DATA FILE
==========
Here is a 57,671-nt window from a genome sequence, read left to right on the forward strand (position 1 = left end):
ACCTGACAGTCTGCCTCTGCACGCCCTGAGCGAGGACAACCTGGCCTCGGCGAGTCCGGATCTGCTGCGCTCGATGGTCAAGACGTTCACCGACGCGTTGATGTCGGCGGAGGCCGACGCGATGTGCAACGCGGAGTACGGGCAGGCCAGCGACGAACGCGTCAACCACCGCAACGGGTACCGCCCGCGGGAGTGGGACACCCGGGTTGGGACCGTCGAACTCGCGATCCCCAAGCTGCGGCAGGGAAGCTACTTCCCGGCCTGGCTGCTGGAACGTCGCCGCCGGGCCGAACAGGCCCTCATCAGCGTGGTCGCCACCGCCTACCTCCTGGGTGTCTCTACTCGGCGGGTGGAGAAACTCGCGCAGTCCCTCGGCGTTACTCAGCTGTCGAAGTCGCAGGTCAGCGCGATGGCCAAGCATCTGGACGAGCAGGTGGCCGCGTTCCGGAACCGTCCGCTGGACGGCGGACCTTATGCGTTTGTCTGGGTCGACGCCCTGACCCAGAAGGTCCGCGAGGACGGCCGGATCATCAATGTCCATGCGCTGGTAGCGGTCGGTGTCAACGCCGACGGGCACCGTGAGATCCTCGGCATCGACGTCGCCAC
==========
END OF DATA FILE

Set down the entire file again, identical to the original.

Here is a 57,671-nt window from a genome sequence, read left to right on the forward strand (position 1 = left end):
ACCTGACAGTCTGCCTCTGCACGCCCTGAGCGAGGACAACCTGGCCTCGGCGAGTCCGGATCTGCTGCGCTCGATGGTCAAGACGTTCACCGACGCGTTGATGTCGGCGGAGGCCGACGCGATGTGCAACGCGGAGTACGGGCAGGCCAGCGACGAACGCGTCAACCACCGCAACGGGTACCGCCCGCGGGAGTGGGACACCCGGGTTGGGACCGTCGAACTCGCGATCCCCAAGCTGCGGCAGGGAAGCTACTTCCCGGCCTGGCTGCTGGAACGTCGCCGCCGGGCCGAACAGGCCCTCATCAGCGTGGTCGCCACCGCCTACCTCCTGGGTGTCTCTACTCGGCGGGTGGAGAAACTCGCGCAGTCCCTCGGCGTTACTCAGCTGTCGAAGTCGCAGGTCAGCGCGATGGCCAAGCATCTGGACGAGCAGGTGGCCGCGTTCCGGAACCGTCCGCTGGACGGCGGACCTTATGCGTTTGTCTGGGTCGACGCCCTGACCCAGAAGGTCCGCGAGGACGGCCGGATCATCAATGTCCATGCGCTGGTAGCGGTCGGTGTCAACGCCGACGGGCACCGTGAGATCCTCGGCATCGACGTCGCCAC